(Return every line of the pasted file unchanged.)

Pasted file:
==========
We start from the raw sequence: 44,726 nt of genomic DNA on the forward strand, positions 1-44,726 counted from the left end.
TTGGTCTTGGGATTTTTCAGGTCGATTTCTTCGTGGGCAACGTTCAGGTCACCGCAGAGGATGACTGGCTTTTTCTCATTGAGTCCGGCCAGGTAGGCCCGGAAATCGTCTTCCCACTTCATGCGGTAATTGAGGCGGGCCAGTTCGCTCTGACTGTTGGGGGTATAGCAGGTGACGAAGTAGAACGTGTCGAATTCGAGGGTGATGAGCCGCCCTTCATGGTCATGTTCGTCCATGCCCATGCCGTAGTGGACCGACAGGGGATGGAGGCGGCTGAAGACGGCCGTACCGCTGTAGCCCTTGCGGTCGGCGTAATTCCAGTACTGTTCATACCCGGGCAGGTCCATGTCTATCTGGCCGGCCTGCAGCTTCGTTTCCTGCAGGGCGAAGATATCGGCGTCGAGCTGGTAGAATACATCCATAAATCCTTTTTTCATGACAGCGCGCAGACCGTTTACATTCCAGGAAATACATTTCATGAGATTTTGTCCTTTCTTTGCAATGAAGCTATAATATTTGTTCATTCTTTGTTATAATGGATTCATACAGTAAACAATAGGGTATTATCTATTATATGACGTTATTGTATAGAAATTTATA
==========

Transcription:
We start from the raw sequence: 44,726 nt of genomic DNA on the forward strand, positions 1-44,726 counted from the left end.
TTGGTCTTGGGATTTTTCAGGTCGATTTCTTCGTGGGCAACGTTCAGGTCACCGCAGAGGATGACTGGCTTTTTCTCATTGAGTCCGGCCAGGTAGGCCCGGAAATCGTCTTCCCACTTCATGCGGTAATTGAGGCGGGCCAGTTCGCTCTGACTGTTGGGGGTATAGCAGGTGACGAAGTAGAACGTGTCGAATTCGAGGGTGATGAGCCGCCCTTCATGGTCATGTTCGTCCATGCCCATGCCGTAGTGGACCGACAGGGGATGGAGGCGGCTGAAGACGGCCGTACCGCTGTAGCCCTTGCGGTCGGCGTAATTCCAGTACTGTTCATACCCGGGCAGGTCCATGTCTATCTGGCCGGCCTGCAGCTTCGTTTCCTGCAGGGCGAAGATATCGGCGTCGAGCTGGTAGAATACATCCATAAATCCTTTTTTCATGACAGCGCGCAGACCGTTTACATTCCAGGAAATACATTTCATGAGATTTTGTCCTTTCTTTGCAATGAAGCTATAATATTTGTTCATTCTTTGTTATAATGGATTCATACAGTAAACAATAGGGTATTATCTATTATATGACGTTATTGTATAGAAATTTATA